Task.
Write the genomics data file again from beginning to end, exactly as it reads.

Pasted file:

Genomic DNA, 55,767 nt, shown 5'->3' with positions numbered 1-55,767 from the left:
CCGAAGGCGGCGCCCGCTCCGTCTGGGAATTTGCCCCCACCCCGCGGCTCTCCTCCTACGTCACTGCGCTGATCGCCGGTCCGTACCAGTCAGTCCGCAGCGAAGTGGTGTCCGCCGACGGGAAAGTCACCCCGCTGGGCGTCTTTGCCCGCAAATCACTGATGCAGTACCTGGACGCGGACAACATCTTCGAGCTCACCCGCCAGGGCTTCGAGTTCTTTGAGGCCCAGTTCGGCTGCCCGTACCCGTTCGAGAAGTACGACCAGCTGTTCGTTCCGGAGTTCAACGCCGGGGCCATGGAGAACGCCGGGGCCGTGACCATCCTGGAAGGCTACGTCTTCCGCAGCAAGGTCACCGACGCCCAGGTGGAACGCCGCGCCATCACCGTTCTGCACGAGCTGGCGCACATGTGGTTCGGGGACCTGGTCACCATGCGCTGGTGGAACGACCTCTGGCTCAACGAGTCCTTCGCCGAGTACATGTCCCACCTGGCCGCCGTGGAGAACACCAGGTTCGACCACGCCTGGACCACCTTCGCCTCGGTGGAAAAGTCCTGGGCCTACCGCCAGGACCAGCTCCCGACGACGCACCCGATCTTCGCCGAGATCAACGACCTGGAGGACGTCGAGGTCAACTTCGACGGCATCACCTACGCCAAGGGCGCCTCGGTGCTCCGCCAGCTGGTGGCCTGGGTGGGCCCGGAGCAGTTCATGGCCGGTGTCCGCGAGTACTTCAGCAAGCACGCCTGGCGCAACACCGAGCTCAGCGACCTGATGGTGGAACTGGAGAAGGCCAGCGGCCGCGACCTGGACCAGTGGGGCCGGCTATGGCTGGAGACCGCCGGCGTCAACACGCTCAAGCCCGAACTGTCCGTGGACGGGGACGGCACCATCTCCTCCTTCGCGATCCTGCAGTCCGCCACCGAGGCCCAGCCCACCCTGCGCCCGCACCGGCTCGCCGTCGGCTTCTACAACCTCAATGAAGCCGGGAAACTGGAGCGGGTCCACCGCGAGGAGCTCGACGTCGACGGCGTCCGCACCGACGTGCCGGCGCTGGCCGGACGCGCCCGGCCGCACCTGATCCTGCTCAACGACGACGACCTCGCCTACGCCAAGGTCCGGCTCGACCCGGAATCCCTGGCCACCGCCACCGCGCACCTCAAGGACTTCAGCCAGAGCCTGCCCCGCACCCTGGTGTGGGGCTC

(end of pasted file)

Genomic DNA, 55,767 nt, shown 5'->3' with positions numbered 1-55,767 from the left:
CCGAAGGCGGCGCCCGCTCCGTCTGGGAATTTGCCCCCACCCCGCGGCTCTCCTCCTACGTCACTGCGCTGATCGCCGGTCCGTACCAGTCAGTCCGCAGCGAAGTGGTGTCCGCCGACGGGAAAGTCACCCCGCTGGGCGTCTTTGCCCGCAAATCACTGATGCAGTACCTGGACGCGGACAACATCTTCGAGCTCACCCGCCAGGGCTTCGAGTTCTTTGAGGCCCAGTTCGGCTGCCCGTACCCGTTCGAGAAGTACGACCAGCTGTTCGTTCCGGAGTTCAACGCCGGGGCCATGGAGAACGCCGGGGCCGTGACCATCCTGGAAGGCTACGTCTTCCGCAGCAAGGTCACCGACGCCCAGGTGGAACGCCGCGCCATCACCGTTCTGCACGAGCTGGCGCACATGTGGTTCGGGGACCTGGTCACCATGCGCTGGTGGAACGACCTCTGGCTCAACGAGTCCTTCGCCGAGTACATGTCCCACCTGGCCGCCGTGGAGAACACCAGGTTCGACCACGCCTGGACCACCTTCGCCTCGGTGGAAAAGTCCTGGGCCTACCGCCAGGACCAGCTCCCGACGACGCACCCGATCTTCGCCGAGATCAACGACCTGGAGGACGTCGAGGTCAACTTCGACGGCATCACCTACGCCAAGGGCGCCTCGGTGCTCCGCCAGCTGGTGGCCTGGGTGGGCCCGGAGCAGTTCATGGCCGGTGTCCGCGAGTACTTCAGCAAGCACGCCTGGCGCAACACCGAGCTCAGCGACCTGATGGTGGAACTGGAGAAGGCCAGCGGCCGCGACCTGGACCAGTGGGGCCGGCTATGGCTGGAGACCGCCGGCGTCAACACGCTCAAGCCCGAACTGTCCGTGGACGGGGACGGCACCATCTCCTCCTTCGCGATCCTGCAGTCCGCCACCGAGGCCCAGCCCACCCTGCGCCCGCACCGGCTCGCCGTCGGCTTCTACAACCTCAATGAAGCCGGGAAACTGGAGCGGGTCCACCGCGAGGAGCTCGACGTCGACGGCGTCCGCACCGACGTGCCGGCGCTGGCCGGACGCGCCCGGCCGCACCTGATCCTGCTCAACGACGACGACCTCGCCTACGCCAAGGTCCGGCTCGACCCGGAATCCCTGGCCACCGCCACCGCGCACCTCAAGGACTTCAGCCAGAGCCTGCCCCGCACCCTGGTGTGGGGCTC